The history of animation is almost as old as film. Starting with the innovative stop motion of ‘Steamboat Willie’ (1928) and continuing to enthrall blockbuster audiences to this present day (Spider-Man: Into the Spider-Verse, 2018.)
Since 2012, new software and increasingly powerful computers have meant it’s become possible to produce animation more cost effectively. The applications of animation for television commercials and corporate communication became obvious from the outset and businesses clamored to harness the power of animation. This initial enthusiasm for animation was turbo charged during the Covid pandemic during which the ability to film became highly restricted.
Away from the clamor of industry there are other, fascinating ways in which the power of animation could be harnessed. But first, we need to understand more about what animation is and precisely how it works its wonderful magic.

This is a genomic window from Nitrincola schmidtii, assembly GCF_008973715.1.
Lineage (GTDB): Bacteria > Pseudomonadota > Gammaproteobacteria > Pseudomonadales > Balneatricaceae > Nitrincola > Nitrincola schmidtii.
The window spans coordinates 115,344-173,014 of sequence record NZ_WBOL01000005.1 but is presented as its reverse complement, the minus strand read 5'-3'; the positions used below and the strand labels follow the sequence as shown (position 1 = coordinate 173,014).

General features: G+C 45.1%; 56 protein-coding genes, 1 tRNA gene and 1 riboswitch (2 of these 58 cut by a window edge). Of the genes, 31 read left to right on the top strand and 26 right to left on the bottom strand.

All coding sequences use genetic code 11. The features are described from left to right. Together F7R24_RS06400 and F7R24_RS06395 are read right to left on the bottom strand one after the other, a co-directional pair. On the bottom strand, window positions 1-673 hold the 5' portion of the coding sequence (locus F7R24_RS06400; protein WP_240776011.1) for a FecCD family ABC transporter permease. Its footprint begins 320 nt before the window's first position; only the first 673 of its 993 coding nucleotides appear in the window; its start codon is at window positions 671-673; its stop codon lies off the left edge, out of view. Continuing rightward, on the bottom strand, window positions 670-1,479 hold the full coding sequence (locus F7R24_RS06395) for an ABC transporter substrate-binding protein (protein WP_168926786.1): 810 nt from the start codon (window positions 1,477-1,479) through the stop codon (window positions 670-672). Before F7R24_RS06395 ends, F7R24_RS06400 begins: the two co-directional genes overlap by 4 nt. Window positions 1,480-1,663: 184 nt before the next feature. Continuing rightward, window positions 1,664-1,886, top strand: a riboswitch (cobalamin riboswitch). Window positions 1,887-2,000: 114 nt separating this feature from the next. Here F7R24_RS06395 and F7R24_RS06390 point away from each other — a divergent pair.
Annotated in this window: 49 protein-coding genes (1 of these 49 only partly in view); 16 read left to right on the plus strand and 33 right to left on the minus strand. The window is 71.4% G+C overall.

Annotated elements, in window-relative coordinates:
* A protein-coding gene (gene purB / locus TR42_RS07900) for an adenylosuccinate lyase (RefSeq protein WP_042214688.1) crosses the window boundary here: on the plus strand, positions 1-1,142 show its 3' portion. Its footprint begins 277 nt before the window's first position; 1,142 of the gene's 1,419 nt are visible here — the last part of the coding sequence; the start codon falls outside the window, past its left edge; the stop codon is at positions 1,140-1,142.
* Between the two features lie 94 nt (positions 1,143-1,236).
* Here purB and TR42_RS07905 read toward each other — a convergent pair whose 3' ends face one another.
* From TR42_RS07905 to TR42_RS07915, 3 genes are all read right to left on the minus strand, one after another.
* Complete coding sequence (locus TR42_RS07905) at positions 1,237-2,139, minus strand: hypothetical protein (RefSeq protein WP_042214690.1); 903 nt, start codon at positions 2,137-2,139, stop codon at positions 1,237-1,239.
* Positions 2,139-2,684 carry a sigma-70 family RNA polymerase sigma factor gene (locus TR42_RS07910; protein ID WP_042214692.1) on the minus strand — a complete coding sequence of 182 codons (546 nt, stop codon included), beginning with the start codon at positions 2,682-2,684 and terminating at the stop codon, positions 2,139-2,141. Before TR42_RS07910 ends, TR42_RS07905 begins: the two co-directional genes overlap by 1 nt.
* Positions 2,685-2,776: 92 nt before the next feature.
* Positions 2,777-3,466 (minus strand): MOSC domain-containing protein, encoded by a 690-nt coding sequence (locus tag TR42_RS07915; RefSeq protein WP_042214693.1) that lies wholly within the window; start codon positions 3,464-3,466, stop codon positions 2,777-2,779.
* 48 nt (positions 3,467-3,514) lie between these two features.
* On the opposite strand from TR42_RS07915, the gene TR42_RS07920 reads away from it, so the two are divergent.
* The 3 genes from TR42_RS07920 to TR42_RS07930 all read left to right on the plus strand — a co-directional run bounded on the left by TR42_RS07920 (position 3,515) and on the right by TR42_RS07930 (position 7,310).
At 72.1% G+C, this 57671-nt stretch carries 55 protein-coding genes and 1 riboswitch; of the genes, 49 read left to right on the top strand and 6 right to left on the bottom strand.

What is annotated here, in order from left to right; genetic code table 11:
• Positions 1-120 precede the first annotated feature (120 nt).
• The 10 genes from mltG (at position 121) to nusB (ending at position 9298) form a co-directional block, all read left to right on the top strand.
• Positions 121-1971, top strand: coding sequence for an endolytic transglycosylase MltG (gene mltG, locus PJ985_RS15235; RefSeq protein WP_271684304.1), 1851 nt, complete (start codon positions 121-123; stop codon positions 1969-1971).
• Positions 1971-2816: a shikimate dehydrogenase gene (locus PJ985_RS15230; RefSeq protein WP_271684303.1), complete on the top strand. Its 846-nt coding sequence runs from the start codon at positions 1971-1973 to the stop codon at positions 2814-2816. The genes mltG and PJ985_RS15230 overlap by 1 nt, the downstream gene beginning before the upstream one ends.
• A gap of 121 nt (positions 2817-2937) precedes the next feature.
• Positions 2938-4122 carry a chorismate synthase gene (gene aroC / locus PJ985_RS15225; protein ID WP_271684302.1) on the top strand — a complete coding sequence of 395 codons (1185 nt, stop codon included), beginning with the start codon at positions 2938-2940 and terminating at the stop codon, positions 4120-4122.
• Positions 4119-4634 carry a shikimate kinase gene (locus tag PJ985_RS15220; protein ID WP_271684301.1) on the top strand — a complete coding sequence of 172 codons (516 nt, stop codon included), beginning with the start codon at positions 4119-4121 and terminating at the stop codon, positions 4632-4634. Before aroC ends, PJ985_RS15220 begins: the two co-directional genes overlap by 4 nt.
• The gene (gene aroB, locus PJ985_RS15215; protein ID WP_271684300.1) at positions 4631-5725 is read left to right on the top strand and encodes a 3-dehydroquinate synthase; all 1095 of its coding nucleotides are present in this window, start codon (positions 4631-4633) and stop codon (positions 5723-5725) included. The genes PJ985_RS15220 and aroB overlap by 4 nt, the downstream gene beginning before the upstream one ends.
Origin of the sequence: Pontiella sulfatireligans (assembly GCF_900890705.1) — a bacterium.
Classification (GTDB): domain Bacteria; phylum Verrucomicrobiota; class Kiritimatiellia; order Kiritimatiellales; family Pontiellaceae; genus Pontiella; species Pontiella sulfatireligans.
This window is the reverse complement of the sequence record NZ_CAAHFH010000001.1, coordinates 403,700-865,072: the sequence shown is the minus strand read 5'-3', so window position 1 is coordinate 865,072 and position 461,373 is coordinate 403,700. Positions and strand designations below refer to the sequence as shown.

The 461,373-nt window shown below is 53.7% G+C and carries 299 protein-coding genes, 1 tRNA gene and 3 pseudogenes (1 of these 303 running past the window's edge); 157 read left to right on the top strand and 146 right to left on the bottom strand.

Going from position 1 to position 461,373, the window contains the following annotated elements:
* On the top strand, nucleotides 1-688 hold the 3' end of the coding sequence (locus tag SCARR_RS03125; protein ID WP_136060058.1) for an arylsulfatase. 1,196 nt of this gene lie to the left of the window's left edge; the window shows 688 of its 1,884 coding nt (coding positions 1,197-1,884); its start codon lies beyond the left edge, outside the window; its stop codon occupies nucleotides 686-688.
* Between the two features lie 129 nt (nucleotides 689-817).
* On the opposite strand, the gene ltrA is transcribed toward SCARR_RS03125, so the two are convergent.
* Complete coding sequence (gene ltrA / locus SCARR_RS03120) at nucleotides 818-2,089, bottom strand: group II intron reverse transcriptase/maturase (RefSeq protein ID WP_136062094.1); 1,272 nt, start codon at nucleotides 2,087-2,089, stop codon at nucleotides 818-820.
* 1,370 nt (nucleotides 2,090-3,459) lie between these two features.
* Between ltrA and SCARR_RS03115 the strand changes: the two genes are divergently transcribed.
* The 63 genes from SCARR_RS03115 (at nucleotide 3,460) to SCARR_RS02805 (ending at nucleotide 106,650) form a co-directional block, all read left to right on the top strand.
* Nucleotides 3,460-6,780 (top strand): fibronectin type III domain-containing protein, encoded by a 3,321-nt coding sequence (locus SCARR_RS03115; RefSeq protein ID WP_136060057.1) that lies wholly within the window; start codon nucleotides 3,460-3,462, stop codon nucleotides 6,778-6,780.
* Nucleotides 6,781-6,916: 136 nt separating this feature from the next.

Despite animation forming an intrinsic link to many of our emotions and memories, there has been little psychological research conducted as to why exactly animation has the incredible power it has. For me, the most intriguing application for animation is the possibility of its use within mental health, especially for children and young adults.
If psychotherapy is ‘walking with a client’, offering them ways to reinterpret and re-evaluate their experiences, then animation offers a fascinating new modality through which alternative approaches to living can be explored.
This is the first of a series of short posts aiming to explore the power of animation, especially its growing application within the corporate sphere. I’ll then aim to illustrate how I believe the power of animation can be applied to the treatment of mental health, especially within the cohort of children and young adults.
I strongly feel animation can be a cost-efficient, additional resource at a time when rates of anxiety and its handmaidens (anger, addiction & depression) continue to soar.
Quint Boa, Shoot You Founder
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